If we think about a virus that attacks our lungs, then we need a good heart that works with how it responds to the body. Because COVID causes a systemic reaction, meaning that the disease can also attack a multiple of organ systems of the body, then patients that already have poor heart health.

The CDC came out with a report; Morbidity and Mortality Weekly Report dated February 12 to March 28 stating that 9% of Americans with COVID-19 also had some form cardiovascular disease. Half of Americans today suffer from high blood pressure. It is the most common form of cardiovascular disease. That means 108 million Americans afflicted with high blood pressure are living at risk for COVID-19.

Hypertension, or high blood pressure, happens when our vessels have an abnormality that constricts or impairs the way oxygen transfers to cells. When are lungs are being attacked, the ability to transfer oxygen is further compromised. That is why we are seeing patients that are being hospitalized having very low blood oxygen levels. Its not only the lungs that work in transferring oxygen, but the heart and our vessels that all work together to keep our oxygen levels at a vital rate.

The scariest thing about high blood pressure is that we can’t really feel it. Meaning it may not always come with symptoms that we can notice. The best way to identify it is to do a simple blood pressure reading.

The CDC published an infographic on how to monitor your blood pressure during the coronavirus crisis. During this pandemic, it is an important number to keep your eye on.

A digital blood pressure machine that can be purchased at a drug store with a blood pressure cuff is good to use for a reading. First, with a straight back, stay at rest in a chair for five minutes. Place your forearms on a flat surface like a table, and make sure the cuff is strapped above the elbow, right above where the elbow bends. Monitor your reading on a daily basis and write down your numbers in a place where you can easily access them.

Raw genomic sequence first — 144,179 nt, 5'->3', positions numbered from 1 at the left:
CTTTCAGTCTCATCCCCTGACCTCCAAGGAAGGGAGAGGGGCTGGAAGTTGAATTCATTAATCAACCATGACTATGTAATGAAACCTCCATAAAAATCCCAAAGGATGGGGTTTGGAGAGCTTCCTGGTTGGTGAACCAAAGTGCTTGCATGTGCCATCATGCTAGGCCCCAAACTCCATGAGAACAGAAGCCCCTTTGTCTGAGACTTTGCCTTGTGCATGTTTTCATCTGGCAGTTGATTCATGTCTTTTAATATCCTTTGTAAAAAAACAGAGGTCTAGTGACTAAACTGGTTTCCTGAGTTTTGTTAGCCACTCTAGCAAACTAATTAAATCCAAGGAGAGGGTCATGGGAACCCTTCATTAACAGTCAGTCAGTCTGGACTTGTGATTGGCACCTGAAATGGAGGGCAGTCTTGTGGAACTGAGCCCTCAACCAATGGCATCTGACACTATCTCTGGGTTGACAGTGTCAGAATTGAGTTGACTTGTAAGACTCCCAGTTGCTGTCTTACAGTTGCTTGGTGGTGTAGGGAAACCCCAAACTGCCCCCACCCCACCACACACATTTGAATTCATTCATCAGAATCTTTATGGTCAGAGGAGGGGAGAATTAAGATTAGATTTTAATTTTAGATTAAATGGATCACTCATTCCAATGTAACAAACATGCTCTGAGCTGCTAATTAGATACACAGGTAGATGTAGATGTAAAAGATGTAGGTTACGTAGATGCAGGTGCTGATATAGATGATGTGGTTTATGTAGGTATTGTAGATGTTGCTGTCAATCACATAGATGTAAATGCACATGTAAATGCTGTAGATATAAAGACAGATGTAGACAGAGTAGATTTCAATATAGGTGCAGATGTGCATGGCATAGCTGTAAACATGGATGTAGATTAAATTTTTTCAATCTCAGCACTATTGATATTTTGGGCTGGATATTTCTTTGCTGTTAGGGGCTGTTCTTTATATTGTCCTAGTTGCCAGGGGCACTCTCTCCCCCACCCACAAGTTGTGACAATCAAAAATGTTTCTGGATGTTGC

Any blood pressure reading above 120 over 80 is considered elevated. 130 or higher for systolic is the first level of hypertension (the top number) and above 80 (the lower number) diastolic. Consult your physician for variations and numbers above 120 over 80.

So what can we do to address our blood pressure issues? What control do we have as Americans who are heavily afflicted with this disease? Well, we can start addressing our lifestyle choices. We can take steps towards a healthier lifestyle and we can also start by taking out blood pressure medication. Although it is true that high blood pressure can also be genetic, but there are also many external factors that do affect it greatly. We can take our blood pressure readings more often, and we can also try to manage our stress. If you find yourself with an unusually high blood pressure reading, the first thing you should do is try to relax. Remember, having high stress levels will only make it go up. We know how hard it is to manage our stress these days but higher stress levels raises our blood pressure. Do the best you can to practice breathing exercises, meditate, and listen to soft music. If you take your pressure reading again, you will most likely see it go down.